The pale face glanced sideways and away. The girl whispered fiercely into the ground, 'I was going to kill him.'

Some girl Goldfinger had put in the family way. Bond let go her hands. She brought them up and rested her head on them. Her whole body shuddered with exhaustion and released nerves. The shoulders began to shake softly. Bond reached out a hand and smoothed her hair, quietly, rhythmically. His eyes carefully went over the peaceful, unchanged scene below. Unchanged? There was something. The radar thing on the cowl of the chimney. It wasn't going round any more. It had stopped with its oblong mouth pointing in their direction. The fact had no significance for Bond. Now the girl wasn't crying any more. Bond nuzzled his mouth close to her ear. Her hair smelled of jasmine. He whispered, TJon't worry. I'm after him too. And I'm going to damage him far worse than you could have done. I've been sent after him by London. They want him. What did he do to you?'

She whispered, almost to herself, 'He killed my sister. You knew her - Jill Masterton.'

.Bond said fiercely, 'What happened?'

'He has a woman once a month. Jill told me this when she first took the job. He hypnotizes them. Then he - he paints them gold.'

'Christ! Why?'

'I don't know. Jill told me he's mad about gold. I suppose he sort of thinks he's - that he's sort of possessing gold. You know - marrying it. He gets some Korean servant to paint them. The man has to leave their backbones unpainted. Jill couldn't explain that. I found out it's so they wouldn't die. If their bodies were completely covered with gold paint, the pores of the skin wouldn't be able to breathe. Then they'd die. Afterwards, they're washed down by the Korean with resin or something. Goldfinger gives them a thousand dollars and sends them away.

Bond saw the dreadful Oddjob with his pot of gold paint, Goldfinger's eyes gloating over the glistening statue, the fierce possession. 'What happened to Jill?'

'She cabled me to come. She was in an emergency ward in a hospital in Miami. Goldfinger had thrown her out. She was dying. The doctors didn't know what was the matter. She told me what had happened to her - what he had done to her. She died the same night.' The girl's voice was dry - matter of fact. 'When I got back to England I went to Train, the skin specialist. He told me this business about the pores of the skin. It had happened to some cabaret girl who had to pose as a silver statue. He showed me details of the case and the autopsy. Then I knew what had happened to Jill. Gold-finger had had her painted all over. He had murdered her. It must have been out of revenge for - for going with you.' There was a pause. The girl said dully, 'She told me about you. She - she liked you. She told me if ever I met you I was to give you this ring.'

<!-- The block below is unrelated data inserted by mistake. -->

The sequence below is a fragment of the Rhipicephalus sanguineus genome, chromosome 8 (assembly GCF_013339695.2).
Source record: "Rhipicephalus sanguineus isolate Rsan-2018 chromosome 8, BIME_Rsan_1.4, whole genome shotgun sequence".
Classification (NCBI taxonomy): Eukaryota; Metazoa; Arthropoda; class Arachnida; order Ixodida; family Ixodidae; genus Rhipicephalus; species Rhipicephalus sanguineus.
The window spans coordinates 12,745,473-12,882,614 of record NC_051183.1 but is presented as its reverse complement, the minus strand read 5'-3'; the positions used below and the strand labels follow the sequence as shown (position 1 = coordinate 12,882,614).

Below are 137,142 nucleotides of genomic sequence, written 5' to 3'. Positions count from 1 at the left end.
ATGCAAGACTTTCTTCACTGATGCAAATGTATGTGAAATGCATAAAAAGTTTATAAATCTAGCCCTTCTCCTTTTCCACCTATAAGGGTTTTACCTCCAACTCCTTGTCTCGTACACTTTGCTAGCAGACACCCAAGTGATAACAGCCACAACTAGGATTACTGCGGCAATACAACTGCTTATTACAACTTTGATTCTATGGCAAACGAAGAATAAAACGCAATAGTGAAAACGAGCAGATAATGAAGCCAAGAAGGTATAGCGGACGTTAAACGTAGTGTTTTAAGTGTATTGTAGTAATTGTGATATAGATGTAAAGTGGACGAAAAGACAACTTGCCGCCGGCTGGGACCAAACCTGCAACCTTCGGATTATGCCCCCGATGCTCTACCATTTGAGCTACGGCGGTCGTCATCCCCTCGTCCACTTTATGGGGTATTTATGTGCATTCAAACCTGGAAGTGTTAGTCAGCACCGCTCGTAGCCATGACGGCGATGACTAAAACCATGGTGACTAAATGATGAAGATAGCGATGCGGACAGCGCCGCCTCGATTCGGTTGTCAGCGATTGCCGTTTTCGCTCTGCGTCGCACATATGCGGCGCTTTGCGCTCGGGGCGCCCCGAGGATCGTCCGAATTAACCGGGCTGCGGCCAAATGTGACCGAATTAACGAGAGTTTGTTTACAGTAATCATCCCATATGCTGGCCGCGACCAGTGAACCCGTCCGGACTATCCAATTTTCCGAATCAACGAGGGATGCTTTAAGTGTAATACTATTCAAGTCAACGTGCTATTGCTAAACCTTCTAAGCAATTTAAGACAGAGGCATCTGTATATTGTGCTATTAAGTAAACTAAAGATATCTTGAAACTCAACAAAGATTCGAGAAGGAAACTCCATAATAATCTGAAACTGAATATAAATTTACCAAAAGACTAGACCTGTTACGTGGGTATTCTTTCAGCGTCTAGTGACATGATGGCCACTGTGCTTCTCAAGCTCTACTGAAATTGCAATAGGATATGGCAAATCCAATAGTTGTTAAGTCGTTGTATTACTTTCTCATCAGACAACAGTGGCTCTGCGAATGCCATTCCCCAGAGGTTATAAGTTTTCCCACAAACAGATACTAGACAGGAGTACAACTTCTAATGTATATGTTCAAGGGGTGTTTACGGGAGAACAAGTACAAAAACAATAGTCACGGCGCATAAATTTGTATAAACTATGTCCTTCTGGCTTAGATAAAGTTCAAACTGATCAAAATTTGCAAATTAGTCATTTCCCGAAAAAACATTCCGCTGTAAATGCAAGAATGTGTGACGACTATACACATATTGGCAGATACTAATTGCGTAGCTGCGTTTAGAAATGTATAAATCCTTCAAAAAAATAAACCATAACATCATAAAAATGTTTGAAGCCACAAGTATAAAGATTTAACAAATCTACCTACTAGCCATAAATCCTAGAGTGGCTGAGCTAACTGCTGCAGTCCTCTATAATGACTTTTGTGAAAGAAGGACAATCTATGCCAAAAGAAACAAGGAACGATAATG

Bond closed his eyes tight, fighting with a wave of mental nausea. More death! More blood on his hands. This time, as the result of a careless gesture, a piece of bravado that had led to twenty-four hours of ecstasy with a beautiful girl who had taken his fancy and, in the end, rather more than his fancy. And this petty sideswipe at Goldfinger's ego had been returned by Goldfinger a thousand, a millionfold. 'She left my employ' - the flat words in the sunshine at Sandwich two days before. How Goldfinger must have enjoyed saying that! Bond's fingernails dug into the palms of his hands. By God, he'd pin this murder on Goldfinger if it was the last act of his life. As for himself...? Bond knew the answer. This death he would not be able to excuse as being part of his job. This death he would have to live with.

The girl was pulling at her finger - at the Claddagh ring, the entwined hands round the gold heart. She put her knuckle to her mouth. The ring came off. She held it up for Bond to take. The tiny gold circle, silhouetted against the trunk of the tree, glittered in the moonlight.